Coverture held that no female person had a legal identity. At birth, a female baby was covered by her father’s identity, and then, when she married, by her husband’s.
Coverture is why women weren’t regularly allowed on juries until the 1960s, and marital rape wasn’t a crime until the 1980s. Today’s women encounter coverture during real estate transactions, as I did, in tax matters, and in a myriad of other situations around employment and housing. Encounters with coverture can be serious, but often they are just puzzling annoyances, one more hoop to jump. Still, the remnants of coverture are holding us back in unsuspected ways.
What do you do when you can’t use an H-1B to hire someone here? You outsource to them there.
It’s not as efficient. But it’s certainly cheaper. Of course it means that all that money you would have been paying into the local economy, not to mention the investment in skills, now leaves the country.
On top of that, as you build teams outside of the U.S., it becomes easier and easier (and far cheaper) to outsource entire projects to them.
I really wish we hired more people locally. Especially junior resources. But companies make decisions based on cost. Getting rid of H-1Bs is just going to push the money somewhere else. And it’s not going to be hiring local.
That said, the whole “we’re a consulting company full of H-1Bs” is definitely not the right solution either. Especially since it tends to lock contractors into that company and makes it harder for them to get hired full-time, which ends up being bad for both your company, and the contractor.
Also note that tech isn’t the only industry relying on H-1Bs.
At the end of 2016 Wired declared it to be the year that we won the battle for encryption. Unfortunately, as we increasingly move towards an authoritarian State, it becomes obvious that was a very short-lived victory.
This quote in particular is disturbing, because it shows a complete lack of understanding of how systems are compromised.
The way into secure systems is in fact through the individuals that have access to them. It’s that less-secure, personal communication path that hackers often use to compromise systems. Never mind the callous determination that your individual privacy, security, and financial well-being is secondary to the government’s ability to eavesdrop.
In 2006 I took an arrangements class at Meadowlark Music Camp with the amazing vocalist, guitar player, harmonizer, and arranger, Cindy Kallett (http://cindykallet.com). I had an idea for a version of “House of the Rising Sun” that focused on Hurricane Katrina and the impact of destroying the coastline growth that protects us from floods and hurricanes, and I decided to use that as my class piece.
The amazing thing about an arrangements class where everyone is better than you, is that you get to say things like, “I’m looking for something for this tune that feels angry.” And then everyone goes around in a circle and tries different bits and pieces of stuff that you couldn’t do in a million years, and you get to pick and choose what you like and then put them all together into something far greater than you could do on your own. So I came out of it with awesome sad flute pieces from Anna Grosslein, and really angry fiddle from Lyle Hawthorne, and I asked both of them and my daughter if they’d perform it with me on the final performance night–and this was the result.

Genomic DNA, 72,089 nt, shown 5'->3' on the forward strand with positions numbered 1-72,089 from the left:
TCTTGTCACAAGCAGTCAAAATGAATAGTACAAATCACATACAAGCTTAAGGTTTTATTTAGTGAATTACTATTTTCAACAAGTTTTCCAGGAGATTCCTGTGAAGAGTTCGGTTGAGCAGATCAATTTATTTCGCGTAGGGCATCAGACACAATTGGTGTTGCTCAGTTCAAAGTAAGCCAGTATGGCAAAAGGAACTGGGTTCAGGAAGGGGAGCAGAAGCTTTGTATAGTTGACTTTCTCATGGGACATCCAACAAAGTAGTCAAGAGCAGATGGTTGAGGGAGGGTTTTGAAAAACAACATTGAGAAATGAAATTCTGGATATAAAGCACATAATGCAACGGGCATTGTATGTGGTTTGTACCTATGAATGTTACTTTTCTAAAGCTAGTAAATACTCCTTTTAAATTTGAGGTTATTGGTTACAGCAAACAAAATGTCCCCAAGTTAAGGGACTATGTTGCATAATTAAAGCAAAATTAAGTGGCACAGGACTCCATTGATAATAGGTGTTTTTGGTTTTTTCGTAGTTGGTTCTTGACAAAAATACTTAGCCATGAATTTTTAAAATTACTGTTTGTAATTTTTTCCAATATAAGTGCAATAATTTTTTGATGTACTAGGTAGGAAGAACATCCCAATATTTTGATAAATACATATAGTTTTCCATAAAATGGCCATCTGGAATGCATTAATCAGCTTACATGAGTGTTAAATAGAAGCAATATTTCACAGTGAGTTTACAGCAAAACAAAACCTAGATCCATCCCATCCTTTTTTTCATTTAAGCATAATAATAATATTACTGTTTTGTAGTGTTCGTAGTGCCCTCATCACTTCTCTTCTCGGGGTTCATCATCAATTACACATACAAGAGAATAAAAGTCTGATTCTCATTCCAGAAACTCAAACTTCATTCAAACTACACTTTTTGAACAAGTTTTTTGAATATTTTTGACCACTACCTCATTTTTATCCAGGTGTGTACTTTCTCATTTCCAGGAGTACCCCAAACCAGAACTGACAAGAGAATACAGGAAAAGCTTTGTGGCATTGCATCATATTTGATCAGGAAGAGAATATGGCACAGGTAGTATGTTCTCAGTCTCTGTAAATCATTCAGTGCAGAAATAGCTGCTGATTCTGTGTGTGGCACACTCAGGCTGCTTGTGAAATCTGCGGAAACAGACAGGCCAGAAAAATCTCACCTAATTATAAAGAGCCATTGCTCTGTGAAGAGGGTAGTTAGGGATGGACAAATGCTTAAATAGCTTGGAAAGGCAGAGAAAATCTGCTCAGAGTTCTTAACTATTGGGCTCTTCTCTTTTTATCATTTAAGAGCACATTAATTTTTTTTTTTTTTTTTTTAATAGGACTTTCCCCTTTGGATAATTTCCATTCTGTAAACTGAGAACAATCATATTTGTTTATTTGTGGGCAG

It starts off with my guitar playing a bit rocky–I was nervous! And I screw up the vocals more than once. But all and all, it conveyed the meaning and emotion I was looking for. And the audience kicked in at the end the way only the Meadowlark audience can do. So, ten years later, I decided it was time to put some imagery on it as well, and here’s the result.
Many thanks to Cindy Kallet and the Arrangements class for all their assistance.
I originally shared this in 2007. Unfortunately it’s even more important than it was then.
Need I say more?
It’s no accident Andrew Jackson is Trump’s favorite president.
A little sociology, psychology, and anthropology wouldn’t hurt either.
Originally shared by Esther Schindler
Why computer science students are demanding more ethics classes https://www.cbc.ca/radio/spark/why-computer-science-students-are-demanding-more-ethics-classes-1.4812742
When you get to the point where your half-and-half starts to smell "off", when you make your next drinks you…
A top-tier journal said they want to call attention to #tribal concerns in human diversity #research BUT don't want #Indigenous scientists to pen the commentary...
...bc we are "perceived as having a horse in this race". So they want a non-tribal person to speak for us. 😡 1/5
Prbly worth reading if you're inclined to believe that journalists & newspapers are infallible & responsible // Misquoted and misunderstood: Why many in the search community don't believe the WSJ about Google search https://searchengineland.com/misquoted-and-misunderstood-why-we-the-search-community-dont-believe-the-wsj-about-google-search-325241
My parents used to teach me table manners "for job interviews" and that's hilarious now because it's 2019 and job interviews aren't formal lunches, they're telling a computer you have no emotional needs and then peeing in a cup to prove you know how fast you metabolize weed